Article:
Creating multidisciplinary teams for e-health

NTNU Technology Transfer is the Technology Transfer Office for the Norwegian University of Science and Technology (NTNU) in Trondheim in Norway, and with whom Dehns has worked for many years.

This project required the assembly of a Dehns inter-disciplinary team to cover software and life sciences as it related to a new type of medical ultrasound scanning device which is expected to enable a wide range of disease states to be diagnosed and monitored more accurately and at much lower cost than today.

Understanding both the novel engineering features and the various clinical applications for the new device was key to protecting the IP, so a number of face-to-face workshops were held in 2016 and 2017 with the Dehns attorneys meeting the inventors and medical doctors to develop the optimal IP strategy, looking at both the medical and the engineering aspects of the new device, as well as taking account of a complex set of existing and planned public disclosures.

Ultimately five patent families were identified; a PCT application was filed in 2017, and four UK priority applications were filed in early 2018.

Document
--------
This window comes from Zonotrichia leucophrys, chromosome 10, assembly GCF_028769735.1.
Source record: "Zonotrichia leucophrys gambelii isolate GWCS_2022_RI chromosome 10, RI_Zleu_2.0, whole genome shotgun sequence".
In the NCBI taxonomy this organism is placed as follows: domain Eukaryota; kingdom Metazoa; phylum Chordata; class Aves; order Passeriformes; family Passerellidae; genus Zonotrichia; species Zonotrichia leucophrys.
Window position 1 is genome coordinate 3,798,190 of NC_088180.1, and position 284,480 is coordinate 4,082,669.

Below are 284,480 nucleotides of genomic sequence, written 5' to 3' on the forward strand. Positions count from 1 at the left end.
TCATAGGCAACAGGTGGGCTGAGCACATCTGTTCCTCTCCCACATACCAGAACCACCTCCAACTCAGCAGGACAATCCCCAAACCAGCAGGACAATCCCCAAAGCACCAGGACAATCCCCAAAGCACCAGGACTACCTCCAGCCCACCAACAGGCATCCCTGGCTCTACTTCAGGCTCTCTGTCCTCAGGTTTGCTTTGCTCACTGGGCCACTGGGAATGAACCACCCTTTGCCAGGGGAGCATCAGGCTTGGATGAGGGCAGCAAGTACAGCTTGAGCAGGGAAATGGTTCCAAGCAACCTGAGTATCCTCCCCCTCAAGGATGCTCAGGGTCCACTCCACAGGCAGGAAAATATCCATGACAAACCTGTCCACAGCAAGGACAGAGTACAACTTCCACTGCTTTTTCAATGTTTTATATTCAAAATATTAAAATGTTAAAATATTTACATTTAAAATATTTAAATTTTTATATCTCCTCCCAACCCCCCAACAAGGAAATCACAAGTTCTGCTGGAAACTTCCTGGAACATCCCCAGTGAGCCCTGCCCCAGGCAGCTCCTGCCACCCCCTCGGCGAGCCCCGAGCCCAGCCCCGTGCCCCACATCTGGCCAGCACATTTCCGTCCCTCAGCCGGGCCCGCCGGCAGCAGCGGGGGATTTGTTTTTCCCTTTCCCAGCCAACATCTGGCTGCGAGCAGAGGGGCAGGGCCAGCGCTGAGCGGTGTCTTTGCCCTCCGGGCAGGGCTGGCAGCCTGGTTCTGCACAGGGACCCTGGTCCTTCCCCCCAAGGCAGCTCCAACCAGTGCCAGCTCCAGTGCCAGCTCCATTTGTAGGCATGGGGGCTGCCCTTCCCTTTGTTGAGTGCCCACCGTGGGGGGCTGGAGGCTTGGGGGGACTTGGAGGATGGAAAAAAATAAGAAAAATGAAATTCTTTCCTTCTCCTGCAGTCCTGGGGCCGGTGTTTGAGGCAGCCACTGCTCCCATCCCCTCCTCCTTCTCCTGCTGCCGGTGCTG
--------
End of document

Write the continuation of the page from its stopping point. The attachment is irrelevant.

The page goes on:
The significance, impact and/or outcome

The new ultrasound device differs from traditional devices in that it is fastened to the body, rather than being handheld, and in that it uses a much simpler design of transducer with simpler associated signal processing. This makes it potentially much cheaper than today’s state-of-the-art ultrasound scanning systems. The data derived from the devices is not always as detailed as that of conventional scanners, but the inventors have realised that, by monitoring the patient over an extended time period, it can nevertheless provide clinically-significant insights.

One important application of the new technology is fastening the device to a premature baby’s head to provide continuous monitoring of  the infant brain. This allows longer-term data to be captured, allowing for  earlier detection of a wide range of pathological processes which could harm the baby, compared with performing a one-off reading every few hours. Medical staff can act more quickly and more effectively, having access to the data they need to make a more-informed clinical decision and an earlier intervention. This greatly increases the chance of success when treating this vulnerable patient group.

To ensure the most comprehensive patent applications were drafted, Dehns assembled a multidisciplinary team, including engineering, software, and biomedical attorneys, and worked closely with the inventors and medical doctors, including hosting several workshops in Trondheim over a period of 18-24 months.

NTNU is pleased with the patent applications that have been filed.